The first paper is entitled SharePoint – strategies and experiences from AIIM. This document presents the results of a survey of 624 AIIM members last spring regarding experiences and plans with SharePoint. I strongly recommend downloading and reading the entire report, as I do not intend to cover all of it in this post, only those items that seemed interesting to me (which is actually difficult, because there is a fair amount of interesting stuff in there!).

The findings I found most interesting were:

  • Lack of business-case justification for implementations
  • Governance challenges
  • Perceived ROI
  • Implementation challenges
  • The number of organizations planning to upgrade to SharePoint 2010
  • The ranking of most popular uses of SharePoint

For me, the most startling result in the report is

Half of SharePoint implementations went ahead with no business case being made to justify the
investment. Only 23% were required to make a financial justification. Where a business case was
made, improved collaboration and better knowledge sharing were the main benefits assessed.

Is it just me, or is this insane? As I said last year in my column Danger! Do not implement SharePoint in your Organization!, the focus of your SharePoint implementation should be solutions to real business problems, bringing real business value. A business case is not just something you do in order to get funding. It is something you do so you understand what functionality you are implementing and why. Not doing a business plan is setting the project up for failure, but for a failure you may never know about. After all, if you have nothing against which to measure success, how can you even know if you have failed, or at least failed to live up to potential? I guess I am optimistic, but I thought everyone understood this by now.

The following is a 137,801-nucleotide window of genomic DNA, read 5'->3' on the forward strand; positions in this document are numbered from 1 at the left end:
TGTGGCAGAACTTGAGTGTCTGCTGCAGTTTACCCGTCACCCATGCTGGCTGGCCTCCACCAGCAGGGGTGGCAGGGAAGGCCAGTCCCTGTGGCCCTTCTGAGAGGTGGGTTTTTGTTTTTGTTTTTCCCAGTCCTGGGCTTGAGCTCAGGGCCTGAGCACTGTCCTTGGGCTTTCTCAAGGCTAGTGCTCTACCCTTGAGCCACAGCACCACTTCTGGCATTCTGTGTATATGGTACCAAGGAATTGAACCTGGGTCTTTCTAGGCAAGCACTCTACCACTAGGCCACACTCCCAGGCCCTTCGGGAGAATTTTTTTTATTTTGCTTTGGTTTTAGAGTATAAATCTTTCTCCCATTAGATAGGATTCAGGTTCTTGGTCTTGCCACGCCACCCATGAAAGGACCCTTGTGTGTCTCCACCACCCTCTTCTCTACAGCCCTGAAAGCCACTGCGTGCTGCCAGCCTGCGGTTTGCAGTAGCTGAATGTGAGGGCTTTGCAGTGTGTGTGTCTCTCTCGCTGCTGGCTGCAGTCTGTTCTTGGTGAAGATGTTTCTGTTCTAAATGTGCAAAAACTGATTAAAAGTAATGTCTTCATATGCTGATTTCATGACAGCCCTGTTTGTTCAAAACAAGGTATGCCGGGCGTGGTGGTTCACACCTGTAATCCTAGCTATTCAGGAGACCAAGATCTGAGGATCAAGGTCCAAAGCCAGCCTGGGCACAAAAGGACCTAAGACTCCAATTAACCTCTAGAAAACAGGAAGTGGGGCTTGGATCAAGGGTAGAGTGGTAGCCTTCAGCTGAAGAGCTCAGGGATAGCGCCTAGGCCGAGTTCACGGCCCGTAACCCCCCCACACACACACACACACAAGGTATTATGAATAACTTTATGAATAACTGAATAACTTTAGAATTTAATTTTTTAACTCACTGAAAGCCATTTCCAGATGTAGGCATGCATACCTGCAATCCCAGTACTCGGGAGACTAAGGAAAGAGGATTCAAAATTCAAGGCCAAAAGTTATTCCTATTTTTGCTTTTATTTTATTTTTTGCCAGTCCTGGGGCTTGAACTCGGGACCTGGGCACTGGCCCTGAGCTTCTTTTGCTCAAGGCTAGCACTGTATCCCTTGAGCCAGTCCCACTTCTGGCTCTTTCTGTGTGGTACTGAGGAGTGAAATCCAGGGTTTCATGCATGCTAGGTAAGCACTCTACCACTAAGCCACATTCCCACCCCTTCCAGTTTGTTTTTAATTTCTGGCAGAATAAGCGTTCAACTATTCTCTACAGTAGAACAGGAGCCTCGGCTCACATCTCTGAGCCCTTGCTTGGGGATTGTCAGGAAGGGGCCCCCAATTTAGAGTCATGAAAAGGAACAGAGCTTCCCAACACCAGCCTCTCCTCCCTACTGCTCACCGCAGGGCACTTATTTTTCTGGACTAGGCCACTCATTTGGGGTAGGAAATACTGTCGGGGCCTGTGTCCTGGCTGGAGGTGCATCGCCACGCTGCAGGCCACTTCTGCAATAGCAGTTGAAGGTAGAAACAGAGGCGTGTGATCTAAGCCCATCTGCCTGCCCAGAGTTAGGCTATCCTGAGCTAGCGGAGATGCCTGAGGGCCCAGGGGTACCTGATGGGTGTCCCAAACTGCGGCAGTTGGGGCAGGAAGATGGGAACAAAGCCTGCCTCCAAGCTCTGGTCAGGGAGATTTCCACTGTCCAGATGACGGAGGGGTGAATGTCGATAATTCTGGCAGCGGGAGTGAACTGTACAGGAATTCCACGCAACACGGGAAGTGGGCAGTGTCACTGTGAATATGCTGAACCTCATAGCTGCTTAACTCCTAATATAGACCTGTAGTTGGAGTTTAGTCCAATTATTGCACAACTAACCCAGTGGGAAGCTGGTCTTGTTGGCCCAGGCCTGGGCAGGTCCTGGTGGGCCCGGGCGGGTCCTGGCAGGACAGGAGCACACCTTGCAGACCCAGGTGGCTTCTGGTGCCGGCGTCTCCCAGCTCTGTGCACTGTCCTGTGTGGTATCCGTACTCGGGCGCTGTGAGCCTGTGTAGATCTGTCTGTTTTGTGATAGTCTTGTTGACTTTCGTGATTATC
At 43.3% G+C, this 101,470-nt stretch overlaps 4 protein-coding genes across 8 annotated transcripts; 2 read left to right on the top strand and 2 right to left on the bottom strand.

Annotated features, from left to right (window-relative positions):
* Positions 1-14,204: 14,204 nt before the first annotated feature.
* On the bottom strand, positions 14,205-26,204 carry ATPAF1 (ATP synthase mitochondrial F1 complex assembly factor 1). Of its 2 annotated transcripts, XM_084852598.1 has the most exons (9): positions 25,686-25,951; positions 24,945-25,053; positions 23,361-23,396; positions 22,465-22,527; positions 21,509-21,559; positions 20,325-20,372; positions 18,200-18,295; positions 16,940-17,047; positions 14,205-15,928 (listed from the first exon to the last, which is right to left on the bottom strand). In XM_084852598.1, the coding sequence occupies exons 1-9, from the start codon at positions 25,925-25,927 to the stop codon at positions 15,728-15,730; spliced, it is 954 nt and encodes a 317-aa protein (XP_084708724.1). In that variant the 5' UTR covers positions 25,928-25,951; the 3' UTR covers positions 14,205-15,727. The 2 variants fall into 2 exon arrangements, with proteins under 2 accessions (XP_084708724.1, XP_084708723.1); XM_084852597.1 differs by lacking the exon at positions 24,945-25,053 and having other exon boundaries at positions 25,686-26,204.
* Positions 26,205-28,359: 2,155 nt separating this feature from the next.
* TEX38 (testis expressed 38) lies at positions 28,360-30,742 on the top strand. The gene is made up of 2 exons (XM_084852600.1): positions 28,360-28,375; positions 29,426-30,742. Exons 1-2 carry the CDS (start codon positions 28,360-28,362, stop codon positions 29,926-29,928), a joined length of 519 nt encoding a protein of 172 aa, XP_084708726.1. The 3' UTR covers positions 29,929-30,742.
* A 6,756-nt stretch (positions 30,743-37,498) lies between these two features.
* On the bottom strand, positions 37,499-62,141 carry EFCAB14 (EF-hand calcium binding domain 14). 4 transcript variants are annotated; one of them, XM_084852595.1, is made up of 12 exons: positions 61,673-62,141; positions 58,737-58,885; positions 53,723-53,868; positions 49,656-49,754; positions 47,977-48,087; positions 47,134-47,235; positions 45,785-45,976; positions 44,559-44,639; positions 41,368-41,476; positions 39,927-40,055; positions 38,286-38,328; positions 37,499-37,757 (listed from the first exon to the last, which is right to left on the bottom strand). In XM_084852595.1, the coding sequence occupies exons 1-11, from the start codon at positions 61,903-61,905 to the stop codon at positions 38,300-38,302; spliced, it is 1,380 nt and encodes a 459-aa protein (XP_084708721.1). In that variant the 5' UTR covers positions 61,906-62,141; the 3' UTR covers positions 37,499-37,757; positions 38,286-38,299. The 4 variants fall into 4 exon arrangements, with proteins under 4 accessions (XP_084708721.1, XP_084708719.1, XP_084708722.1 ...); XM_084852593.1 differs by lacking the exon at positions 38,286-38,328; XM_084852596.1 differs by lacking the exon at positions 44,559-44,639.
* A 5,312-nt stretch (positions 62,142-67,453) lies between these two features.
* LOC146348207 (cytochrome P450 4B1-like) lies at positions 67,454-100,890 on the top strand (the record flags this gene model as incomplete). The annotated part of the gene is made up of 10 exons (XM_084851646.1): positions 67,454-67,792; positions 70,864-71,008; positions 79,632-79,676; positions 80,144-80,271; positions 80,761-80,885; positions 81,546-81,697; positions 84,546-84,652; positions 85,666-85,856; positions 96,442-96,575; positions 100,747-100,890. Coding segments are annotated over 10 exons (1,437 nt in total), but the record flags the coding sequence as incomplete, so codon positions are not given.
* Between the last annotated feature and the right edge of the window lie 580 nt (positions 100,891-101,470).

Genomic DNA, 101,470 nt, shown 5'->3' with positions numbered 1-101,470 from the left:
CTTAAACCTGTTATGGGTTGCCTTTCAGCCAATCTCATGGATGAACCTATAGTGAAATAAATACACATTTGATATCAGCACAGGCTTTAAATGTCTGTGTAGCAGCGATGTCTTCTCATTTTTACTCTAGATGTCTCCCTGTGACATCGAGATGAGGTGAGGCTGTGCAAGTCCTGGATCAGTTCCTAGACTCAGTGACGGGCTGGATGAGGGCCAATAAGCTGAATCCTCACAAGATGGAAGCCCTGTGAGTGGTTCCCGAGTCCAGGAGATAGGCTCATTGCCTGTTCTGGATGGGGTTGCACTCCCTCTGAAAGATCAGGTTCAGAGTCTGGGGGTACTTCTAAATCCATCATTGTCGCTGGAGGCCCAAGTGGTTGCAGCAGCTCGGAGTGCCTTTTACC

The second point is equally astonishing to me. While the first links I saw to the AIIM document had headlines implying some weakness in SharePoint governance was found (here for example), the real finding is that many of the organizations implementing SharePoint simply do not put appropriate governance in place. A great many organizations have a lack of definition of governance of features, sites or content.

Surprisingly, despite the lack of business case and governance, most of the organizations surveyed were happy with the ROI achieved (which is amazing if they had no definition of what they were trying to accomplish!). Only 9% said that the ROI was worse than expected. Then again, maybe this is just a reflection of having no real idea of what you expected the ROI to be.

The results also identified some of the challenges faced when implementing SharePoint. Among the key issues identified were:

  • Managing process change
  • Took longer than expected
  • User resistance to new UI
  • Technically more difficult than expected
  • Cost more than expected
  • Poor performance/infrastructure capability

All of these, in my opinion, are reflections of lack of planning and lack of business case. While many of these challenges are common even in the best of circumstances, a lack of a clear, business-focused vision and plan will invariably make them worse.

There were also a couple of positive results from the report (more than a couple, but 2 I will mention here).

The results indicated that 13% of the respondents are planning to upgrade to SharePoint 2010 almost immediately, while half are planning to within a year. I see this as positive, anyway.

It was also interesting to look at what SharePoint features are most popular in these organizations. While I always tend to think of SharePoint primarily as a portal platform, and a solution development platform (hey, I am a developer), the most popular usages found in the survey were:

  1. Collaboration
  2. Document management and file-share replacement
  3. Portals
  4. Intranets

These are just some of the points I found interesting in the report. Again, I strongly urge anyone looking at SharePoint to real the whole report.